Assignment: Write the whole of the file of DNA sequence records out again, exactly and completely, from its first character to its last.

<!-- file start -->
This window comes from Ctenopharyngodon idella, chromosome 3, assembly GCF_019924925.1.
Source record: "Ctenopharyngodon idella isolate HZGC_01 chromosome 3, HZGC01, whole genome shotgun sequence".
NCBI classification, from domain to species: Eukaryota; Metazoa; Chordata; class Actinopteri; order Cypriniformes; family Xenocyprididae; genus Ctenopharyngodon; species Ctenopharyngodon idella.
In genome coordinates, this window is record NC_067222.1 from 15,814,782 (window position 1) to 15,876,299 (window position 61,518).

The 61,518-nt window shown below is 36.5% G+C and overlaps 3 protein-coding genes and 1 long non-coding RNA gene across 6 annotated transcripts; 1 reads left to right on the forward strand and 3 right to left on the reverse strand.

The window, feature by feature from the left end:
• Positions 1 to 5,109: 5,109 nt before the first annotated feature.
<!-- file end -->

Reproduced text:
This window comes from Ctenopharyngodon idella, chromosome 3, assembly GCF_019924925.1.
Source record: "Ctenopharyngodon idella isolate HZGC_01 chromosome 3, HZGC01, whole genome shotgun sequence".
NCBI classification, from domain to species: Eukaryota; Metazoa; Chordata; class Actinopteri; order Cypriniformes; family Xenocyprididae; genus Ctenopharyngodon; species Ctenopharyngodon idella.
In genome coordinates, this window is record NC_067222.1 from 15,814,782 (window position 1) to 15,876,299 (window position 61,518).

The 61,518-nt window shown below is 36.5% G+C and overlaps 3 protein-coding genes and 1 long non-coding RNA gene across 6 annotated transcripts; 1 reads left to right on the forward strand and 3 right to left on the reverse strand.

The window, feature by feature from the left end:
• Positions 1 to 5,109: 5,109 nt before the first annotated feature.